While most of the changes with the new Aeroplan are positive, there's one thing that will likely annoy people. When booking a reward flight on Air Canada, dynamic pricing will apply. That means popular routes or dates will cost more points. On the flip side, travelling during off-peak times will cost fewer.

To help you plan, Aeroplan has a points prediction tool that will estimate the range of points needed to redeem a flight. Dynamic pricing is something many airline rewards programs have been moving towards, so it's no surprise that this has been introduced.

No more carrier surcharges
One of the biggest complaints under the old Aeroplan was that Air Canada and many of its partners charged hefty carrier surcharges. For example, if you wanted to redeem your miles for a flight to Germany on Air Canada, you would be hit with more than $900 in fees. Paying for an economy seat ticket was often similar in price, but you wouldn’t have to use your miles.No more carrier surcharges

In a surprising move, Air Canada has removed this fee for all carriers (though taxes and third-party fees still apply), but there is a C$39 fee when booking with partner airlines. There’s now no need to find routing with a partner airline that gave you a less than ideal itinerary just to save cash. Although it may cost you more points to redeem a flight, the savings you get from not paying surcharges make it a pretty good trade-off.

A new redemption chart
Forget what you know about the old Aeroplan flight reward chart – everything has been revamped. There are now four zones: North America, South America, Atlantic (includes Europe, Africa, and the Middle East), and Pacific. Each zone has different distance bands based on miles travelled, so the number of points for a free flight now depends on which zone you’re flying to, how far the distance is in miles, and which carrier you’re using.

This new chart creates some sweet spots that can be beneficial for travellers. For example, flying one way to Tokyo from Vancouver or Calgary in business class will cost you as little as 55,000 points. Under the old plan, it would have required 75,000 miles. Alternatively, a return flight to New York from Toronto will now cost you as little as 12,000 points. That’s 3,000 fewer miles than before.

Share your points with family and friends
One new feature that eliminates a previous pain point is the ability to pool your points with family and friends. You can now essentially combine your points into a single group of up to eight people.

You join the group with your points, which can be used immediately. When making redemptions within the group, points are taken out at a ratio that corresponds to how many points you have.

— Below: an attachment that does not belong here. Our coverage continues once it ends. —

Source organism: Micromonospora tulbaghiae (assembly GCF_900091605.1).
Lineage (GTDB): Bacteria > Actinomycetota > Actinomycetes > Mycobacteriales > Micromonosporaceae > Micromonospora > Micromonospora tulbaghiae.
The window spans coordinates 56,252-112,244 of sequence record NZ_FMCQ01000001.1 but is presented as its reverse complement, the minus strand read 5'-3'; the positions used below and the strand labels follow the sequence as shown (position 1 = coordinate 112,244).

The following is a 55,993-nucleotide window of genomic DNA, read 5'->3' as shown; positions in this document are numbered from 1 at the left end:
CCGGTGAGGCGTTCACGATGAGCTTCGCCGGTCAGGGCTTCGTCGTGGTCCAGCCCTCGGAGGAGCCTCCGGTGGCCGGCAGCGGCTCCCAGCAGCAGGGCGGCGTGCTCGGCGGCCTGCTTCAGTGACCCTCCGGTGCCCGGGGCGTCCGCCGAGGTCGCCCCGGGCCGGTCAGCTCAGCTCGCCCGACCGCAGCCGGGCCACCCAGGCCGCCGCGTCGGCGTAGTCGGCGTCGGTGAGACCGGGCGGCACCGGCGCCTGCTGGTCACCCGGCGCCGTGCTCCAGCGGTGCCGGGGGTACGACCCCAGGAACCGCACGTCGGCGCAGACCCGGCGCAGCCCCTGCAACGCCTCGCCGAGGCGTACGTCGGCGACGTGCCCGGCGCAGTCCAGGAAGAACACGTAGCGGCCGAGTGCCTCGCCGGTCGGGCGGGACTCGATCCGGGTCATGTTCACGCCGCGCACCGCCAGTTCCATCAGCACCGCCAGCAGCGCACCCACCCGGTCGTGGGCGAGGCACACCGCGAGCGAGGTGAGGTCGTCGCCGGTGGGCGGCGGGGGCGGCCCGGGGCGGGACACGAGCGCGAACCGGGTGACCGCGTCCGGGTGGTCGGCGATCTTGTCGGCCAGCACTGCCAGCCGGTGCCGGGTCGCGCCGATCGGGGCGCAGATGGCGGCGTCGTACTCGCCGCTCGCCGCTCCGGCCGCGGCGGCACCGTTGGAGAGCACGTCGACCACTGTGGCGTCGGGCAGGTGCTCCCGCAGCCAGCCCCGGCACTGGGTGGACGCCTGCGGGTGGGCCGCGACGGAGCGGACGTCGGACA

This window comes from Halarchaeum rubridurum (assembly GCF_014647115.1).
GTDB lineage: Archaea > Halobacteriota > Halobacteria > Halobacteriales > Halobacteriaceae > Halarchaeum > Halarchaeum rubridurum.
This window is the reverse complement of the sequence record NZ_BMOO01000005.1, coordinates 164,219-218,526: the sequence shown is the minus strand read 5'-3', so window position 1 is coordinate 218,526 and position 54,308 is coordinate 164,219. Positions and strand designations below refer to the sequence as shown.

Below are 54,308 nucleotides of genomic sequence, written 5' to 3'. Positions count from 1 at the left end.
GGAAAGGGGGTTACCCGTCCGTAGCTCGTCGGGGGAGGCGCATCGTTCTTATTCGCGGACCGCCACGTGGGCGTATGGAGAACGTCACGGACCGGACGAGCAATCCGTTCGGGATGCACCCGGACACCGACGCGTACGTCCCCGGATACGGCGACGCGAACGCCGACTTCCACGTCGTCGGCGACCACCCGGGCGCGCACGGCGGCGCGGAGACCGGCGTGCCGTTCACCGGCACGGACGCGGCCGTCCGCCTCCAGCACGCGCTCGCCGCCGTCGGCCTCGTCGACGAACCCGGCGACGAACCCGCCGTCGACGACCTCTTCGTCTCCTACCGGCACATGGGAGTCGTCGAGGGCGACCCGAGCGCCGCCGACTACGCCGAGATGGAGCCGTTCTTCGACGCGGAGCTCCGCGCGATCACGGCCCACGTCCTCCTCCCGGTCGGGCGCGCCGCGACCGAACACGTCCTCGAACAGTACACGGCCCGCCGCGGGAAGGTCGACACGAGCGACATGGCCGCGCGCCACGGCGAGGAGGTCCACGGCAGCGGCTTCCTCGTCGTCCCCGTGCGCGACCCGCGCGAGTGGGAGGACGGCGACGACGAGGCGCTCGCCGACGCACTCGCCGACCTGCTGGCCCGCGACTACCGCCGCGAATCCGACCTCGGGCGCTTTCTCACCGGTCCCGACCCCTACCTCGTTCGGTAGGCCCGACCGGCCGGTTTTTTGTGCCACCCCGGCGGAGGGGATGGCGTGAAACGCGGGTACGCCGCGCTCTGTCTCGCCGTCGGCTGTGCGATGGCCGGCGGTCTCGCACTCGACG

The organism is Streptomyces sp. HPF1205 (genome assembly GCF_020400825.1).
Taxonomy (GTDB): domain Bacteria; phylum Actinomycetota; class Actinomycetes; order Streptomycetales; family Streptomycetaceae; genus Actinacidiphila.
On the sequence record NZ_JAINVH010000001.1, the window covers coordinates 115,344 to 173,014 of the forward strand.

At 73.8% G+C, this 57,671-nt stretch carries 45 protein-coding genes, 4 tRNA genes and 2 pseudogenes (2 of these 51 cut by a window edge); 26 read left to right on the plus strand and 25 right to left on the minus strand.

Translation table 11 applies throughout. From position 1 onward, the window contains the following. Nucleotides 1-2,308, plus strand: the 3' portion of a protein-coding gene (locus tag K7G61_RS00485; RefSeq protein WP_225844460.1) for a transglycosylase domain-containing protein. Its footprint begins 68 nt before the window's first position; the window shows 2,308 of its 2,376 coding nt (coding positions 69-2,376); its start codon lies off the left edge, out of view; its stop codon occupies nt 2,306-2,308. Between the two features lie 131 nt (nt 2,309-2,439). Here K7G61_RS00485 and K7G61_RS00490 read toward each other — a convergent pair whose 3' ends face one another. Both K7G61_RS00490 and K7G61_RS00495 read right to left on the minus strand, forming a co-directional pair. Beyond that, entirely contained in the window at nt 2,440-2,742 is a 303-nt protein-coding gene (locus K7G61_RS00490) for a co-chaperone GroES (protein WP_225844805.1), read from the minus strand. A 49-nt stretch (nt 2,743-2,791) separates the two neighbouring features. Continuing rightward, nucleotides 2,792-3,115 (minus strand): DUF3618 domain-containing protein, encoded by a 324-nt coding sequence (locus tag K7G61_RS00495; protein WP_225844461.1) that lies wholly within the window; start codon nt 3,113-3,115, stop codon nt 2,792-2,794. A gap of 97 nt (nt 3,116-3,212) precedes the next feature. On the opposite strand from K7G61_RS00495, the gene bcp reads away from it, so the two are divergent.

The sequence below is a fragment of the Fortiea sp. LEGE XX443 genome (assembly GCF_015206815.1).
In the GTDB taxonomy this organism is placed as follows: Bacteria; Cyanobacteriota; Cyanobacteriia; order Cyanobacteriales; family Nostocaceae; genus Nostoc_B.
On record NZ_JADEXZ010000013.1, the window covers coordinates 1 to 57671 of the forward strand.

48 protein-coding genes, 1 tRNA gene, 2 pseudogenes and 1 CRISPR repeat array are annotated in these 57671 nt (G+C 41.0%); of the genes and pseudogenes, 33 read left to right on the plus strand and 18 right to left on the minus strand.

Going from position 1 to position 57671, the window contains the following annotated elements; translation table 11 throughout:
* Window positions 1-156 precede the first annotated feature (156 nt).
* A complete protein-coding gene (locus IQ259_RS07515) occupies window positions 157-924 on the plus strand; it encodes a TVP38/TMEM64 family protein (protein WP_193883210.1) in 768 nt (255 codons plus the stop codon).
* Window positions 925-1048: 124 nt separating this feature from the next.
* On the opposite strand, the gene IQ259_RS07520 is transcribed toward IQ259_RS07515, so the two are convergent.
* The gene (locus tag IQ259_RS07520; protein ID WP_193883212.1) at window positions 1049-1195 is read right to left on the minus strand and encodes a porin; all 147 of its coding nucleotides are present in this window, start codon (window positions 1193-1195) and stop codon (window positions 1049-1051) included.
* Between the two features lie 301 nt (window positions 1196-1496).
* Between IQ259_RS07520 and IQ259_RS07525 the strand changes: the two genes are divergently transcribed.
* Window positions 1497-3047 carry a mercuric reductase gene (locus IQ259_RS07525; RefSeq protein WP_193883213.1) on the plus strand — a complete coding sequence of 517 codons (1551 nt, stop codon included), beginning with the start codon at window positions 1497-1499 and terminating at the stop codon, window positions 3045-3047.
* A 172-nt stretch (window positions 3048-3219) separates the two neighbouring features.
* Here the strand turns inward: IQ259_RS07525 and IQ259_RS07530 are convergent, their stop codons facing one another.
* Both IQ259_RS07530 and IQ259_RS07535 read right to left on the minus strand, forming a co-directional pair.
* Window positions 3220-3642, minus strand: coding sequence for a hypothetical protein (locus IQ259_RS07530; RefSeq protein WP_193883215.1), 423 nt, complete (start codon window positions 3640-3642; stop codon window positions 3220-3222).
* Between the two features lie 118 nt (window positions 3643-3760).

Let's say you're in a group of two, and one member has 60 per cent of the points while the other has 40 per cent. If you're redeeming 10,000 points, the split would be 6,000/4,000 between the two of you. Group members would also be able to share preferred redemption pricing as long as one of the members has Elite Status or is a primary Aeroplan credit cardholder.

But once you join, you can’t leave for three months. As soon as you’re out, you can’t join another group for six months. Your individually-earned points leave with you.

New Aeroplan credit cards coming
TD, CIBC and American Express will continue to issue different tiers of co-branded Aeroplan credit cards. Although each issuer will be different, the benefits provided will be similar, so look out for free checked bags, preferred redemption rates, lounge access, priority services and more. These new cards are launching in November, and there's expected to be some generous offers to entice people to sign up at that time.

Even more improvements
Other things that are coming include points earned on every flight, micro-redemptions starting as low as 1,000 points, improved elite status, and the ability to use points plus cash to make redemptions. The Aeroplan eStore will also see an improvement with more partners, higher earn rates, new hotels available, and more. For the full details of the new Aeroplan, visit http://www.aircanada.com/aeroplan.

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Chorus Aviation announces second quarter 2020 financial results and market update

August 12th, 2020

 

Recent Highlights

  • Net income of $29.2 million, or $0.18 per basic share; a period-over-period decrease of $9.7 million due to the global economic impact of COVID-19 on its results, partially offset by a change in unrealized foreign exchange of $6.3 million.
  • Adjusted net income1 of $21.6 million, or $0.13 per basic share; a decrease of $2.5 million quarter-over-quarter due to the economic impact of COVID-19 noted above.
  • Adjusted EBITDA1 of $91.0 million; an increase of $5.3 million over second quarter 2019 primarily generated by the growth in aircraft leasing.
  • Liquidity, inclusive of available credit, was $189.0 million as at June 30, 2020.
  • Aircraft transactions completed post the second quarter further increased liquidity by $39.0 million, bringing total liquidity to $228.0 million.